Coal consumption by U.S. utility industry hit a 34-year low in 2017
Energize Weekly, August 15, 2018
U.S. coal consumption for electricity generation slipped to its lowest level in 34 years in 2017, continuing a four-year skid, according to the federal Energy Information Administration (EIA).
The utility industry used 661 million short tons of coal in 2017, as consumption and shipments by all modes of transport declined.
Almost 70 percent the power-sector coal was shipped in part or completely by rail. The remainder was moved by river barge, truck or other means. Overall, electric-power coal use was down 376 million short tons, 36 percent, from 2008 when coal production reached its highest level.
The amount of coal shipped by rail in 2017 was 432 million short tons, a slight increase from 2016, but 33 percent lower than the 647 million short tons shipped by rail in 2008.
Barge shipments increased to 12 percent of coal deliveries from 7 percent in 2008. “Coal produced in the Illinois Basin relies on shipments along the Ohio River and its tributaries for a significant share of its production,” the EIA said.
Trucking’s share of shipments dropped to 9 percent in 2017 from 12 percent in 2008. That corresponds to a decline in Appalachian production that supplied nearby powers plants, which have closed, that relied on trucked coal.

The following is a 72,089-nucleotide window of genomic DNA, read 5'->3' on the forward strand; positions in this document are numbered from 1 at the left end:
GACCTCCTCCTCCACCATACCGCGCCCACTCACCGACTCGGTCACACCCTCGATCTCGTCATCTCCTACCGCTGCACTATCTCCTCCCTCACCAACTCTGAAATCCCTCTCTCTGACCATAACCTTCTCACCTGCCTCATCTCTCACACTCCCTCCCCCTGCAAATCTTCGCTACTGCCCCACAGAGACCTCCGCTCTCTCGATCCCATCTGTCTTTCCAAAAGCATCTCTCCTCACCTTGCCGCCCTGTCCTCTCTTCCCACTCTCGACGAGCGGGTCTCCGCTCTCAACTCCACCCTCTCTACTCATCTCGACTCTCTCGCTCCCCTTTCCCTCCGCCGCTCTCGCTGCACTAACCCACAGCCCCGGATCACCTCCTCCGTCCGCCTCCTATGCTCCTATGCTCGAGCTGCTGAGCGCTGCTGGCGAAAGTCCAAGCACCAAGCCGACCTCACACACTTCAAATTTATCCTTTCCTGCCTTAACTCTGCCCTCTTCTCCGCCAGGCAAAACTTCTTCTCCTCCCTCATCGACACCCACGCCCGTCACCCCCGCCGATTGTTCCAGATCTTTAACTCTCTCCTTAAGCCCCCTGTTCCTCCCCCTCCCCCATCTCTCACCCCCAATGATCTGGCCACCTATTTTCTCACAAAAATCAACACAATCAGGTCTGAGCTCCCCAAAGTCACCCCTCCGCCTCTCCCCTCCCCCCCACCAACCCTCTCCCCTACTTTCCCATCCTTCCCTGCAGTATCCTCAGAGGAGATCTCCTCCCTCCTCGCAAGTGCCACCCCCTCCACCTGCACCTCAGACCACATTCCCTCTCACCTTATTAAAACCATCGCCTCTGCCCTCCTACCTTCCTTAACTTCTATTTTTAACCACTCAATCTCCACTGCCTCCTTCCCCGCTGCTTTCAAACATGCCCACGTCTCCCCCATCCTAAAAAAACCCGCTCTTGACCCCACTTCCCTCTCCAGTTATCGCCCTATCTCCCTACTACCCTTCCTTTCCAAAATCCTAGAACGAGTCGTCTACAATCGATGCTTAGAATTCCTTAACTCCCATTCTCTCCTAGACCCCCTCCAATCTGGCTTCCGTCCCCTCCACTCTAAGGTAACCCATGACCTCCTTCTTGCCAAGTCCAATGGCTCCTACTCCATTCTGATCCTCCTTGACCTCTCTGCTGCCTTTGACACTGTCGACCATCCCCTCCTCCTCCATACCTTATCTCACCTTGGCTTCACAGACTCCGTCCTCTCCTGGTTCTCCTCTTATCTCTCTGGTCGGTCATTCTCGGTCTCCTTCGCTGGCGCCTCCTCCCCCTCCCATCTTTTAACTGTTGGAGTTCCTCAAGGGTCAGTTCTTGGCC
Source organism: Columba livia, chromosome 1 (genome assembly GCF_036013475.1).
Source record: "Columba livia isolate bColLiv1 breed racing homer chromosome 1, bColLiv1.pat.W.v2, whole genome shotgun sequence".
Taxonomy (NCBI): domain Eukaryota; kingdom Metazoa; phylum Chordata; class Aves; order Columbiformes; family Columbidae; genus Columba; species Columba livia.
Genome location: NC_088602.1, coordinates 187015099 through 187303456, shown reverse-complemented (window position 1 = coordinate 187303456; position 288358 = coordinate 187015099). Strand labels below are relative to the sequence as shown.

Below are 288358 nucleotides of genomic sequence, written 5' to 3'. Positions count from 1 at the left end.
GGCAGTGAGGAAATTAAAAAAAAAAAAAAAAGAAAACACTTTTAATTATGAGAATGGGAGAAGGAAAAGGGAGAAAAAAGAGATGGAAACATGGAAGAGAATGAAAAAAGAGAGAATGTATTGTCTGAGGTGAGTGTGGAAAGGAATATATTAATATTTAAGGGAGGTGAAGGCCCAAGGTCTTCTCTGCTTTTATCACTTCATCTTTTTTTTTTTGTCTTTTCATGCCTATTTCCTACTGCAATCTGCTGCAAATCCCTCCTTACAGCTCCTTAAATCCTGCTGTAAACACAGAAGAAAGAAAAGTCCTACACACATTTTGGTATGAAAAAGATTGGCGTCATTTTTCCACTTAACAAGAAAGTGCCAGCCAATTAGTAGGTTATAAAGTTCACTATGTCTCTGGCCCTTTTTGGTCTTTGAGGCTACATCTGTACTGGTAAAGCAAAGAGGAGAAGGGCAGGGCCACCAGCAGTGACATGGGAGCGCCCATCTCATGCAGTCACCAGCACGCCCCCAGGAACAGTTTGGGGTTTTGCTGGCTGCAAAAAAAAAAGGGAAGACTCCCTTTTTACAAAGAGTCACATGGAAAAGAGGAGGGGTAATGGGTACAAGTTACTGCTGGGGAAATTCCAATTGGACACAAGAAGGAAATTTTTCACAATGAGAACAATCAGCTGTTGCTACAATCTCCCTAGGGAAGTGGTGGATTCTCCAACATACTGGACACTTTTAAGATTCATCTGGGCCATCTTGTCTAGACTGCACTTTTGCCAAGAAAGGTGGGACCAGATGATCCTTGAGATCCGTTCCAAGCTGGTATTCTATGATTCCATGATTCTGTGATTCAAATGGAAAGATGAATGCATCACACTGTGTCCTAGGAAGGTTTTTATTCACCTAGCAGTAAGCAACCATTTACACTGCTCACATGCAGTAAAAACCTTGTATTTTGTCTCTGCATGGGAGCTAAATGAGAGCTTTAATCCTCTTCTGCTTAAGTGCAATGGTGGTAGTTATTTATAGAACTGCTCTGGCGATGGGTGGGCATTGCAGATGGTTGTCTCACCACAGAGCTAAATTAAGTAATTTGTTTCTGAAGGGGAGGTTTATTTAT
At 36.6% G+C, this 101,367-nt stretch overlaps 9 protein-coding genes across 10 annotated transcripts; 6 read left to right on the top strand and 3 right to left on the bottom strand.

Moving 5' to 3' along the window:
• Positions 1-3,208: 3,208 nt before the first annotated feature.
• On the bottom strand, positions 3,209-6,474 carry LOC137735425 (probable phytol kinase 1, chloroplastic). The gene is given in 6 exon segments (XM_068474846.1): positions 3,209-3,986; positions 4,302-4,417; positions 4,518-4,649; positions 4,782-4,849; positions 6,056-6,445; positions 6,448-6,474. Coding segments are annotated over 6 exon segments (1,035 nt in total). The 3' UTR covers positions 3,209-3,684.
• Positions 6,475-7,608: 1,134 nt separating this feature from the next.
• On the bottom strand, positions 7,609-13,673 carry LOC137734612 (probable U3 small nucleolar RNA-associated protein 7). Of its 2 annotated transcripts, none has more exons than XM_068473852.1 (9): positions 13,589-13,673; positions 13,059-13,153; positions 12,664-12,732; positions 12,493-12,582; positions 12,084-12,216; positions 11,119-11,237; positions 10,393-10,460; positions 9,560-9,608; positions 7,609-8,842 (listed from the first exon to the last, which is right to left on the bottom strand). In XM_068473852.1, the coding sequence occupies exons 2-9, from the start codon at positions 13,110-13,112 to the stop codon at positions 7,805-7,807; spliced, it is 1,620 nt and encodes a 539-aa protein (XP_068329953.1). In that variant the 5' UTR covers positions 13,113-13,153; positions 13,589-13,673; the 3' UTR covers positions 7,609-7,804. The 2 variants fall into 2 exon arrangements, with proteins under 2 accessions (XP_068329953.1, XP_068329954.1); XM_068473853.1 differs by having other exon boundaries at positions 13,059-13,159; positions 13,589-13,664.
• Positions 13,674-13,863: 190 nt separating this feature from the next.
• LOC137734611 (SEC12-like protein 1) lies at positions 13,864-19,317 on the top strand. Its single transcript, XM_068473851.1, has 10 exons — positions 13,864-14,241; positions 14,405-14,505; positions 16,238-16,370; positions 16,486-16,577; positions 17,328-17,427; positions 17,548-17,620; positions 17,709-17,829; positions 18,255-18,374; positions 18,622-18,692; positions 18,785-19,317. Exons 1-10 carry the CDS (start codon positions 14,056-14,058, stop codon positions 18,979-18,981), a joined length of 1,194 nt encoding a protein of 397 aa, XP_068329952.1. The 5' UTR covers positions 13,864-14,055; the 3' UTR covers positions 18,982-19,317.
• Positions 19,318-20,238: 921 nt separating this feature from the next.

Since 2010, nearly 40 percent of the nation’s fleet of coal-fired power plant capacity has either been shut down or designated for closure. There are about 260 operating coal-fired plants.
“The cost of transporting coal can vary greatly along different routes,” the EIA said. “In addition to costs associated with a particular mode of transport, factors such as route length, availability of transport mode, supply source options, and the competition between coal and other commodities for transport can affect the transportation cost.”
Still the real delivered cost—accounting for the price of coal plus transport—has fallen, dropping to an EIA estimate of less than $40 a ton in 2017, or about $8 a ton or 16 percent less than it was in 2008.
During that same period, transport costs overall fell 4 percent, as a 9 percent drop in trucking costs and a 39 percent decline in river barge costs offset a 3 percent increase in rail shipping charges.